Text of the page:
Contemporary Literary Review India | Print ISSN 2250-3366 | Online ISSN 2394-6075 | Impact Factor 8.1458 | Vol. 11, No. 1: CLRI February 2024

The Biographical and Psycho-Social Underpinnings of Tennessee Williams’ Characterisation in A Streetcar Named Desire

Shirsh Sanstuti is a NET qualified, Master’s graduate in English literature from Delhi University.


Thomas Lanier Williams III, or better known by his Pen name, Tennessee Williams, was one of the most prominent American playwrights during the 20th century. Having written over 25 major plays throughout his lifetime, perhaps what stands out the most in those plays is the unclouded depiction of the contemporary American coming to terms with a society that was witnessing its belief systems eroding away during a time characterised by mass violence of the world wars, cold wars, and stood at the brink of what we call ‘modernisation’.

This paper attempts to explicate a further understanding of the inspiration and sources that drove Tennessee’s characterisation in his critically acclaimed play titled A Streetcar Named Desire, wherein the representation of his cultural and psychological outlook has been subjected to multifaceted interpretations.


Modernism, identity, tennessee williams, american literature.


Tennessee Williams has been celebrated for the raw and incisive exploration of the human psyche in his works. The world in which Williams wrote A Streetcar Named Desire was one that was awash with significant cultural and artistic shifts. Advent of modernism pushed forth a newfound focus on the individual, subjective experience, and the exploration of the darker aspects of human nature. This period also saw the emergence of the noir movement, which was characterised by its gritty portrayal of urban life, moral ambiguity, and complex characters. A man coming from a difficult home, Williams perhaps found a space to embrace grim realities within his characters, the exploration of the interplay between the psycho-social context is the scope of this paper in reference to his play A Streetcar Named Desire**. The characters moulded by Williams explicate the psychological workings of the ‘modern man’ who indulges in an inward struggle for identity and belonging, an aspect that John Gassner also comments upon, stating that Williams’ plays put forth a “treatment of battered characters who try to retain shreds of their former respectability in a gusty world.” (Gassner 4).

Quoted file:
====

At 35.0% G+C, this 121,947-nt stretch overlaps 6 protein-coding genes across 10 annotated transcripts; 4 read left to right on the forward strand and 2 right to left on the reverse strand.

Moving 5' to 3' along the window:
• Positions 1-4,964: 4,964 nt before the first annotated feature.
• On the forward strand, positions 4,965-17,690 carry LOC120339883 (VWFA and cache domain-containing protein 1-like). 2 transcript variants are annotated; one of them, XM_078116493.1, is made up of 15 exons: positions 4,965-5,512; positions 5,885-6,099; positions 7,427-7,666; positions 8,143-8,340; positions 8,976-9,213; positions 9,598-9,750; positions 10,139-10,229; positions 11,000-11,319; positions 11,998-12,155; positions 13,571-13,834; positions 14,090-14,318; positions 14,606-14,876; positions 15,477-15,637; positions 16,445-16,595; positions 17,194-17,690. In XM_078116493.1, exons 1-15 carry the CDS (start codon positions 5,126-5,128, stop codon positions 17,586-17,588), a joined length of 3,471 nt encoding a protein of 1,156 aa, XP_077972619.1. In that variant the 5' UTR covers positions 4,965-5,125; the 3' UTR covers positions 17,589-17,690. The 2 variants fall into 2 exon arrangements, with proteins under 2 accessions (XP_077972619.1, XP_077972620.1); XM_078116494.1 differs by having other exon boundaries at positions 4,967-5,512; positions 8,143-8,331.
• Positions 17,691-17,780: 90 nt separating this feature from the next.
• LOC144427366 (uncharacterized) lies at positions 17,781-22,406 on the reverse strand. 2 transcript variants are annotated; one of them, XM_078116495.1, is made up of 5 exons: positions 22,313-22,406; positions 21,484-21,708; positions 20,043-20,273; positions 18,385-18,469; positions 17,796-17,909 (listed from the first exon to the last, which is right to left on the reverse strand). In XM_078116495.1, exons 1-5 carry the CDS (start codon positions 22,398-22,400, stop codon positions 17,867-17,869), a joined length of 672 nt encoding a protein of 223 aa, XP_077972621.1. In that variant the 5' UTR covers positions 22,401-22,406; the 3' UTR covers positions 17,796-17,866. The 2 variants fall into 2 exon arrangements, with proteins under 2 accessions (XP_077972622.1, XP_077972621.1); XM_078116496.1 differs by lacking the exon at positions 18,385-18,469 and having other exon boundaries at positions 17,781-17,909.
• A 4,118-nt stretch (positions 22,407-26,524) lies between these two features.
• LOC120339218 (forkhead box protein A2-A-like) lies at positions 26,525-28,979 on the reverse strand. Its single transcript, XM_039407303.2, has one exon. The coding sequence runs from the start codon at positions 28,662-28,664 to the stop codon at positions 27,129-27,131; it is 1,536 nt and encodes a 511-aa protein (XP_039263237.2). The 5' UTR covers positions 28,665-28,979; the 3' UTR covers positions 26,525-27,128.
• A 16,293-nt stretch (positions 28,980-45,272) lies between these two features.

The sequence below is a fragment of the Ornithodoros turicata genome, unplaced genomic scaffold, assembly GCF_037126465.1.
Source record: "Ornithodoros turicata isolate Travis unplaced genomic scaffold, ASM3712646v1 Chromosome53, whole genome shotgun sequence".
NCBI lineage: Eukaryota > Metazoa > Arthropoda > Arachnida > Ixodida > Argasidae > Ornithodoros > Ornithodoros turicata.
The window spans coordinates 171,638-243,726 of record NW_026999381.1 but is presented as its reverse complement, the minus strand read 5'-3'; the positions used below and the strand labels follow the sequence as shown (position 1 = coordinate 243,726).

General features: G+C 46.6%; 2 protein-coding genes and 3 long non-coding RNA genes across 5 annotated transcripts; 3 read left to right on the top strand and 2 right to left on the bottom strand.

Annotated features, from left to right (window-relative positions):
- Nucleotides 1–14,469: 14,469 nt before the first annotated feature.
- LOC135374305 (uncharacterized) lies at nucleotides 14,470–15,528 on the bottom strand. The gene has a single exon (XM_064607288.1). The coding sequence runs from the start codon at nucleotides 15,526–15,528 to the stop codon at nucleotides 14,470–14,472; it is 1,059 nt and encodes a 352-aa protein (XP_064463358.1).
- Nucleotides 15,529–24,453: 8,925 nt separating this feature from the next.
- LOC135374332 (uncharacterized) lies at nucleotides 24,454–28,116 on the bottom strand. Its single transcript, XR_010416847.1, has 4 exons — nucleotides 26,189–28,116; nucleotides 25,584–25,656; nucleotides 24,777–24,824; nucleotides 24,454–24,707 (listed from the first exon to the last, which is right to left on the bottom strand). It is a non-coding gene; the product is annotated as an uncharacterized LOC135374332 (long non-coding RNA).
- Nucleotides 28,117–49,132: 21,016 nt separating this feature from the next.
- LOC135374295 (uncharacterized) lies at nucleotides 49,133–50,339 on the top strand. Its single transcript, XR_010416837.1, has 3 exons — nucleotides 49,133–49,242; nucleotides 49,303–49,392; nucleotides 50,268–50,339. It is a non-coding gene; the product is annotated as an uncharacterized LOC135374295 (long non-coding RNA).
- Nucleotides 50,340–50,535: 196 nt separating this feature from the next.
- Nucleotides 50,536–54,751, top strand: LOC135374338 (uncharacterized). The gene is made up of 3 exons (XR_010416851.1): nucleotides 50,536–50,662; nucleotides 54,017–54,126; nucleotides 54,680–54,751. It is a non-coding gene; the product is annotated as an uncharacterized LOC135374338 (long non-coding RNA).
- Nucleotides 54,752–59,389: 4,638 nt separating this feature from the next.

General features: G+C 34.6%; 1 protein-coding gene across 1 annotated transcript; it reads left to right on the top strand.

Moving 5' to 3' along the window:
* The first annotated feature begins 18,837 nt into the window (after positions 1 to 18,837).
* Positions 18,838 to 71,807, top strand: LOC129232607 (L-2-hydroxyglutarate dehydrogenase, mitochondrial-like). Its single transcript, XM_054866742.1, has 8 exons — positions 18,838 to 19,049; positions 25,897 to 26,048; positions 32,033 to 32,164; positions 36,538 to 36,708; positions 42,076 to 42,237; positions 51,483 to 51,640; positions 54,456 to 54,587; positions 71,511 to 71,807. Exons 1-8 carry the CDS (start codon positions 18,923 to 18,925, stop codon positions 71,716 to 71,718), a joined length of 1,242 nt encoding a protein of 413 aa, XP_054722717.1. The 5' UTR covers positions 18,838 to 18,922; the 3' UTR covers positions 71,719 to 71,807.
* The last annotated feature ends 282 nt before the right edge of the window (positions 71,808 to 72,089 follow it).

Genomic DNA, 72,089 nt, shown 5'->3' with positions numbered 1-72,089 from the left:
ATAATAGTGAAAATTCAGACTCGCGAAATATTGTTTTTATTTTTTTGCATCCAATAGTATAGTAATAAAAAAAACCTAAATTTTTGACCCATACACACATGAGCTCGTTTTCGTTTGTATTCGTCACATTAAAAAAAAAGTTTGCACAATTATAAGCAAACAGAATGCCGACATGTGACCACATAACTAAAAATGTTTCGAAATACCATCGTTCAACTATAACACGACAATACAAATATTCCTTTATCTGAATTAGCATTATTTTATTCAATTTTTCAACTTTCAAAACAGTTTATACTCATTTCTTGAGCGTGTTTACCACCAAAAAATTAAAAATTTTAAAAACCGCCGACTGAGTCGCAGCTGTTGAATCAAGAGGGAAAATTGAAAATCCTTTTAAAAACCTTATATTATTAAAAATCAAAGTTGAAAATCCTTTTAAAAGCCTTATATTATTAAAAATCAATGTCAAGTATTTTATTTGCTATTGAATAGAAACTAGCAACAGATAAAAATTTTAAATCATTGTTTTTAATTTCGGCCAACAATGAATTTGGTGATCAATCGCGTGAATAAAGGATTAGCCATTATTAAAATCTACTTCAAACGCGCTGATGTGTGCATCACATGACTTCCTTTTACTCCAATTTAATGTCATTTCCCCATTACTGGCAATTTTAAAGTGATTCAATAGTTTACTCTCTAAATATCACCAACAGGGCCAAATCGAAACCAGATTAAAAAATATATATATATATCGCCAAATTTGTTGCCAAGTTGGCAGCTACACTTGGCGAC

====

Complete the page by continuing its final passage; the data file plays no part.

More than an intention to portray the social factors that affect the characters in his plays, Tennessee emphasises on portraying the effects of these factors and how the characters go about coping with the flux of changes in their outer life through attempting adjustments in their inner belief systems.